Split Vote on Fort Pond Lot

    A house can be built at 85 South Edgemere Street in Montauk on a controversial vacant lot at the edge of  Fort Pond,  just not the exact house the owners had wanted, according to a 3-2 vote Tuesday by the East Hampton Town Zoning Board of Appeals. The lot is slightly over an acre, but with a very small building envelope due to surrounding wetlands.

    The application has a checkered history. When the first public hearing on the site was held in 2011, board members noted, there was no public opposition. Variances were needed, and they appeared to have been approved in February 2012, making it possible for construction of a 2,437-square-foot house with a 410-square-foot carport to begin.

     Between then and last October, however, the property changed hands. The new owners, Timothy and Noell Twiggs, seeking to modify the original proposal, applied to fold the carport into the square footage of the house, which would then be two stories and 2,950 square feet, with a deck the same size as had been approved in February, 1,195 square feet. On Oct. 10, 2012, the board approved their plan to fold in the carport.

    “A couple of months go by, and neighbors notice the property being cleared,” Brian Gosman, board member and Montauk resident, told the board on Tuesday. Meanwhile, it had emerged that two essential setback variances had been overlooked in the original application. On March 7,  the building department revoked the building permit, citing the missing variances.

    The quest for those two variances — 5 feet and 8.4 feet — brought the project back before the board on June 11, when a new hearing led to an outpouring of local opposition. Jeremy Samuelson, the executive director of the Concerned Citizens of Montauk, told the board then that the growth of the proposed house was responsible.

     Alex Walter, the board chairman, said on Tuesday that while both the applicants and the board had overlooked the needed variances when the October modification was made, the onus was on the applicant to submit an accurate survey. The variances may seem small, he told the board, but they were large for such a constrained lot, at 25 and 45 percent.

    Mr. Gosman and Don Cirillo argued that the project should be approved in its entirety, but the other members disagreed, on the grounds that, as Mr. Walter had said, the variances were substantial enough to change their view of the entire proposal.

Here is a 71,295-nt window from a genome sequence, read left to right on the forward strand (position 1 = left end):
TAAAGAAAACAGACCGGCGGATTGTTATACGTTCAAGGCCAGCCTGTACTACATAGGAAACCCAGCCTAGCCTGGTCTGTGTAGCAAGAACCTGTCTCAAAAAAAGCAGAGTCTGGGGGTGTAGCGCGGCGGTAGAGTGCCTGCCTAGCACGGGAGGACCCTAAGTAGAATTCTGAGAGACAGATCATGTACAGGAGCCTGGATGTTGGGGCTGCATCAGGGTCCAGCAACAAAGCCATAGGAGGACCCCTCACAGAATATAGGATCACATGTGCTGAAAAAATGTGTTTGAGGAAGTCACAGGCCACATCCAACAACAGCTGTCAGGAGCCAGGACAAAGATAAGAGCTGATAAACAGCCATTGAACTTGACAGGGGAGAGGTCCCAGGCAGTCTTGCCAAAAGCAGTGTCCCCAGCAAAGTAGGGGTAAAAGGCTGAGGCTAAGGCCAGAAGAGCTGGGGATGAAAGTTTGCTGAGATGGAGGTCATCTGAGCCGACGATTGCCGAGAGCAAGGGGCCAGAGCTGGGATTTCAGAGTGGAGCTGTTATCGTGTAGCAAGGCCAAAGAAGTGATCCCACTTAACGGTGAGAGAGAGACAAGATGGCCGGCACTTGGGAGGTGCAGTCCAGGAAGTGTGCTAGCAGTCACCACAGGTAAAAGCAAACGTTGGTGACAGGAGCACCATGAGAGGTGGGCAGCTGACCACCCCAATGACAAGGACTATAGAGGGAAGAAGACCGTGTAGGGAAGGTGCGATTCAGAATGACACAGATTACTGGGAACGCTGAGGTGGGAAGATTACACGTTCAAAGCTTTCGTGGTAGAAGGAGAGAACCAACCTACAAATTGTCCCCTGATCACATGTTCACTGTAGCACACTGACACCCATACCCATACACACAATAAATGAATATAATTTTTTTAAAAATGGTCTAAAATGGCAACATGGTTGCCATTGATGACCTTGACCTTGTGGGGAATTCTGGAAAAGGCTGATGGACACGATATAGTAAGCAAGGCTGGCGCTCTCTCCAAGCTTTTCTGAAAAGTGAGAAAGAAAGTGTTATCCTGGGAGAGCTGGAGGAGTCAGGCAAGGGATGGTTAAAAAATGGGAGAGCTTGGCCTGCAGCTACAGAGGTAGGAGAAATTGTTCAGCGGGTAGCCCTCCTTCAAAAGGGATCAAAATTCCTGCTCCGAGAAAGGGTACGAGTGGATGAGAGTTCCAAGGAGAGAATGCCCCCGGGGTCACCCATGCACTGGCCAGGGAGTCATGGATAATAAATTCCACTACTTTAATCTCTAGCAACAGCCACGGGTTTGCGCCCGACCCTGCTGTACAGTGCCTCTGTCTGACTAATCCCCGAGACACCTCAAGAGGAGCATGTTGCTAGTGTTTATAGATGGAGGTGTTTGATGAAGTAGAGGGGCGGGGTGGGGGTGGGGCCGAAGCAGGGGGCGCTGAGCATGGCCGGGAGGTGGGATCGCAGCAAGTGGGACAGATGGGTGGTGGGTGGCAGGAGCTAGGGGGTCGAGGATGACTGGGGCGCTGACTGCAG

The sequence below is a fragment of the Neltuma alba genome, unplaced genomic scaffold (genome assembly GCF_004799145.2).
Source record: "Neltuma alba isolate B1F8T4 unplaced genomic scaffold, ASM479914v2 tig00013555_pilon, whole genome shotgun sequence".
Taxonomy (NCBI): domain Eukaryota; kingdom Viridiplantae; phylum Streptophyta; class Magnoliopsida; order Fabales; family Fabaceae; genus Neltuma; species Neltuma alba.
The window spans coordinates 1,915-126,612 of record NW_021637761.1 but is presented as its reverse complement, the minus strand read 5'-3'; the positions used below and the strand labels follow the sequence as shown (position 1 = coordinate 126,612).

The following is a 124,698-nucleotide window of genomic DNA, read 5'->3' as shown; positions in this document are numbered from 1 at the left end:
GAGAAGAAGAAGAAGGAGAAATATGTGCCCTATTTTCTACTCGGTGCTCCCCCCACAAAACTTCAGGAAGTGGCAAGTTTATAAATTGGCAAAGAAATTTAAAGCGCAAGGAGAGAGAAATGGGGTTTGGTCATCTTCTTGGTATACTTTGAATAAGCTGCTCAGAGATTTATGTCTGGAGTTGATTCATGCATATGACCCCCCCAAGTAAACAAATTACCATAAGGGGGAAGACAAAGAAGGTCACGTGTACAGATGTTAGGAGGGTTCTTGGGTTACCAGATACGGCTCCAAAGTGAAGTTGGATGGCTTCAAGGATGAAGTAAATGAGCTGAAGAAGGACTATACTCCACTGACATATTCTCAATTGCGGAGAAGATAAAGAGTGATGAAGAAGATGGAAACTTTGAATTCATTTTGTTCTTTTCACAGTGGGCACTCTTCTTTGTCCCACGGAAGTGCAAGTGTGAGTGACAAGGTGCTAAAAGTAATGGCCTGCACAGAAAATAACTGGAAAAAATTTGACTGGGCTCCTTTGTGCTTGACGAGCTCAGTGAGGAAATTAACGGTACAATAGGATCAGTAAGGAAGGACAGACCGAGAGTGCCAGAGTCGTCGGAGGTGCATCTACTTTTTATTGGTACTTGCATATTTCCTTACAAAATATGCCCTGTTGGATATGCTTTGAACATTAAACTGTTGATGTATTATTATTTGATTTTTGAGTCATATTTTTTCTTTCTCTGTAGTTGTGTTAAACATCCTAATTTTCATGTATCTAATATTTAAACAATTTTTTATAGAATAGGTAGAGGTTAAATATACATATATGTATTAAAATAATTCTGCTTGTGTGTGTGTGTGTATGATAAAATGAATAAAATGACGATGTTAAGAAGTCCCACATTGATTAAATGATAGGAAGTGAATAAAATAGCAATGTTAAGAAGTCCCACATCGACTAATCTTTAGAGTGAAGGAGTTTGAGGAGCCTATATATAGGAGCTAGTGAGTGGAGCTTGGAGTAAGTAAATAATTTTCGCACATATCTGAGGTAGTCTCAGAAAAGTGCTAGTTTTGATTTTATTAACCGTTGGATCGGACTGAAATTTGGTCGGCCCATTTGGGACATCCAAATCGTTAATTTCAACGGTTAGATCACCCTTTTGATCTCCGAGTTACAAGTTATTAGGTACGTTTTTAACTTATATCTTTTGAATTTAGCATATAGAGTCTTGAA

“This thing has to be cleaned up, and we can do it now,” Mr. Walter said.

    Mr. Walter said he was all in favor of the 50-foot variance previously granted for a septic system, which, he pointed out, will be superior to those in surrounding properties. He also supported the special permits needed to build in such an ecologically fragile area, but suggested that the owners be encouraged to redesign the house so it would not need the two new variances.

    Mr. Cirillo asked if Mr. Walter was saying that the house would have to be smaller.

    “I’m not saying smaller,” Mr. Walter said. The Twiggses could build their 2,950-square-foot house, he said, if they could design it so it would not need the variances.

    “They can build a larger house than mine,” David Lys said, siding with Mr. Walter.

    “I think it would be larger than all of ours,” Mr. Walter said.

    Lee White, also a Montauk resident, joined with Mr. Walter and Mr. Lys to reapprove the permits and the septic system, but not the new variances. Mr. Cirillo and Mr. Gosman voted to approve the application in its entirety.

    In a memo to the board written before the June hearing, Brian Frank, the Planning Department’s head environmentalist, described the archaeological significance of the site, one of the last undeveloped parcels on Fort Pond. Archaeological investigations there revealed many artifacts, he wrote, with the property deemed potentially worthy of listing in the National Register of Historic Places. The surveys concluded that the lot held “a treasure trove of archaeological information of prehistoric life and ways of Native Americans, their land use, and cultural history.”